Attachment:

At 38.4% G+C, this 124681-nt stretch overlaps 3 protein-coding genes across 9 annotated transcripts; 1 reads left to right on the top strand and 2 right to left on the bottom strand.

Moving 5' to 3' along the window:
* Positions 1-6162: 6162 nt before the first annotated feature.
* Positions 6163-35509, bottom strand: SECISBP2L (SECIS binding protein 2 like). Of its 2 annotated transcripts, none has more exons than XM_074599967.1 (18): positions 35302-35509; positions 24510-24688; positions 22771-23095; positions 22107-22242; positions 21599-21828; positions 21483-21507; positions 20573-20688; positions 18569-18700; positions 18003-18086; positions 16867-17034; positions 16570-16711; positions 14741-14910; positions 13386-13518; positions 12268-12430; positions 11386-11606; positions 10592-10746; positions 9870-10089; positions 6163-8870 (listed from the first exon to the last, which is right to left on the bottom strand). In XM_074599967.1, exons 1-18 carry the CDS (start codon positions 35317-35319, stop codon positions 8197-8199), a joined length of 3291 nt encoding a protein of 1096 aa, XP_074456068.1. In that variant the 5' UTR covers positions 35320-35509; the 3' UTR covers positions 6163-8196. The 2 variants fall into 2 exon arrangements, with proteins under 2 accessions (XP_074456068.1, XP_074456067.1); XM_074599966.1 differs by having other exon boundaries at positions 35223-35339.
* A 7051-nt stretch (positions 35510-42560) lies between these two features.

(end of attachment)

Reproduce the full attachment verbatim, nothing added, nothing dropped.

At 38.4% G+C, this 124681-nt stretch overlaps 3 protein-coding genes across 9 annotated transcripts; 1 reads left to right on the top strand and 2 right to left on the bottom strand.

Moving 5' to 3' along the window:
* Positions 1-6162: 6162 nt before the first annotated feature.
* Positions 6163-35509, bottom strand: SECISBP2L (SECIS binding protein 2 like). Of its 2 annotated transcripts, none has more exons than XM_074599967.1 (18): positions 35302-35509; positions 24510-24688; positions 22771-23095; positions 22107-22242; positions 21599-21828; positions 21483-21507; positions 20573-20688; positions 18569-18700; positions 18003-18086; positions 16867-17034; positions 16570-16711; positions 14741-14910; positions 13386-13518; positions 12268-12430; positions 11386-11606; positions 10592-10746; positions 9870-10089; positions 6163-8870 (listed from the first exon to the last, which is right to left on the bottom strand). In XM_074599967.1, exons 1-18 carry the CDS (start codon positions 35317-35319, stop codon positions 8197-8199), a joined length of 3291 nt encoding a protein of 1096 aa, XP_074456068.1. In that variant the 5' UTR covers positions 35320-35509; the 3' UTR covers positions 6163-8196. The 2 variants fall into 2 exon arrangements, with proteins under 2 accessions (XP_074456068.1, XP_074456067.1); XM_074599966.1 differs by having other exon boundaries at positions 35223-35339.
* A 7051-nt stretch (positions 35510-42560) lies between these two features.